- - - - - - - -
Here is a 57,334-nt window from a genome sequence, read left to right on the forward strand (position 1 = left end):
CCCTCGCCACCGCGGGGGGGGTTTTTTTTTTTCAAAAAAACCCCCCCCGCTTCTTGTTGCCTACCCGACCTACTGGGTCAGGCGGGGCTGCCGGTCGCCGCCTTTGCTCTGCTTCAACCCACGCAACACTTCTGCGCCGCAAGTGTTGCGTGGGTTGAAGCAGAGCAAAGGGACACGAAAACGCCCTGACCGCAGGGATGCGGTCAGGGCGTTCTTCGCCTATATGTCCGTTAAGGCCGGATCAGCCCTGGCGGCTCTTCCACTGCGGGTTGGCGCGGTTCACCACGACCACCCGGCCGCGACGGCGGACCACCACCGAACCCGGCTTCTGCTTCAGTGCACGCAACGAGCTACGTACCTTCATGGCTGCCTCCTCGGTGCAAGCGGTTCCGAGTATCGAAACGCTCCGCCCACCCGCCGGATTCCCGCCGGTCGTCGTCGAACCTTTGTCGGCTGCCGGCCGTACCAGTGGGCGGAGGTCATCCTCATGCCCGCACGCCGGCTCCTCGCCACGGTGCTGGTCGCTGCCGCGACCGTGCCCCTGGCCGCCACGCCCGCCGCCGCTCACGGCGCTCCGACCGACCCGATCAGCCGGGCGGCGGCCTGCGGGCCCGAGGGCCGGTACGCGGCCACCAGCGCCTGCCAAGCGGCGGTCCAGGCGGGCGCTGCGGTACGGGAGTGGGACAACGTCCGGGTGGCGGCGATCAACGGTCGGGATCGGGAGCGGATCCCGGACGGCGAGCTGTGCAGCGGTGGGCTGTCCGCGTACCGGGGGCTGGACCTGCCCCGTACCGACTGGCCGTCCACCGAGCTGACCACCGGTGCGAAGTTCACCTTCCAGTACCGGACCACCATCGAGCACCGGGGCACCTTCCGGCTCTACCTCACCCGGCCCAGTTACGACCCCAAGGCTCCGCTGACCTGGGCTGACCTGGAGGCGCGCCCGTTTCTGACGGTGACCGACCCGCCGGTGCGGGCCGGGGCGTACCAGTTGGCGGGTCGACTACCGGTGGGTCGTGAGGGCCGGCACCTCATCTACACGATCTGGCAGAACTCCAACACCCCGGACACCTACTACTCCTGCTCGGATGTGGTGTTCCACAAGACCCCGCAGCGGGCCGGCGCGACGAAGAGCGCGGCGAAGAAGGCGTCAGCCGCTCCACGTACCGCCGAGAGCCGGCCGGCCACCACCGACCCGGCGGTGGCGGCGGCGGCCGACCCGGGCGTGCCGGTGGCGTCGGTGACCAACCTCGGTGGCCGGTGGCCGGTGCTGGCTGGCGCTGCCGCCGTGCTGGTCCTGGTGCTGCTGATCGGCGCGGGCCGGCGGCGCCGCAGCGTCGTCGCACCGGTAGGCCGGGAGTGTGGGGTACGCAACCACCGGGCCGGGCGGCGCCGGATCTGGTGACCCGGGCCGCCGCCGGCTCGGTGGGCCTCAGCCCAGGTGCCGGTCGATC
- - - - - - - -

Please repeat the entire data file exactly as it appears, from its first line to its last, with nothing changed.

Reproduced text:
Here is a 57,334-nt window from a genome sequence, read left to right on the forward strand (position 1 = left end):
CCCTCGCCACCGCGGGGGGGGTTTTTTTTTTTCAAAAAAACCCCCCCCGCTTCTTGTTGCCTACCCGACCTACTGGGTCAGGCGGGGCTGCCGGTCGCCGCCTTTGCTCTGCTTCAACCCACGCAACACTTCTGCGCCGCAAGTGTTGCGTGGGTTGAAGCAGAGCAAAGGGACACGAAAACGCCCTGACCGCAGGGATGCGGTCAGGGCGTTCTTCGCCTATATGTCCGTTAAGGCCGGATCAGCCCTGGCGGCTCTTCCACTGCGGGTTGGCGCGGTTCACCACGACCACCCGGCCGCGACGGCGGACCACCACCGAACCCGGCTTCTGCTTCAGTGCACGCAACGAGCTACGTACCTTCATGGCTGCCTCCTCGGTGCAAGCGGTTCCGAGTATCGAAACGCTCCGCCCACCCGCCGGATTCCCGCCGGTCGTCGTCGAACCTTTGTCGGCTGCCGGCCGTACCAGTGGGCGGAGGTCATCCTCATGCCCGCACGCCGGCTCCTCGCCACGGTGCTGGTCGCTGCCGCGACCGTGCCCCTGGCCGCCACGCCCGCCGCCGCTCACGGCGCTCCGACCGACCCGATCAGCCGGGCGGCGGCCTGCGGGCCCGAGGGCCGGTACGCGGCCACCAGCGCCTGCCAAGCGGCGGTCCAGGCGGGCGCTGCGGTACGGGAGTGGGACAACGTCCGGGTGGCGGCGATCAACGGTCGGGATCGGGAGCGGATCCCGGACGGCGAGCTGTGCAGCGGTGGGCTGTCCGCGTACCGGGGGCTGGACCTGCCCCGTACCGACTGGCCGTCCACCGAGCTGACCACCGGTGCGAAGTTCACCTTCCAGTACCGGACCACCATCGAGCACCGGGGCACCTTCCGGCTCTACCTCACCCGGCCCAGTTACGACCCCAAGGCTCCGCTGACCTGGGCTGACCTGGAGGCGCGCCCGTTTCTGACGGTGACCGACCCGCCGGTGCGGGCCGGGGCGTACCAGTTGGCGGGTCGACTACCGGTGGGTCGTGAGGGCCGGCACCTCATCTACACGATCTGGCAGAACTCCAACACCCCGGACACCTACTACTCCTGCTCGGATGTGGTGTTCCACAAGACCCCGCAGCGGGCCGGCGCGACGAAGAGCGCGGCGAAGAAGGCGTCAGCCGCTCCACGTACCGCCGAGAGCCGGCCGGCCACCACCGACCCGGCGGTGGCGGCGGCGGCCGACCCGGGCGTGCCGGTGGCGTCGGTGACCAACCTCGGTGGCCGGTGGCCGGTGCTGGCTGGCGCTGCCGCCGTGCTGGTCCTGGTGCTGCTGATCGGCGCGGGCCGGCGGCGCCGCAGCGTCGTCGCACCGGTAGGCCGGGAGTGTGGGGTACGCAACCACCGGGCCGGGCGGCGCCGGATCTGGTGACCCGGGCCGCCGCCGGCTCGGTGGGCCTCAGCCCAGGTGCCGGTCGATC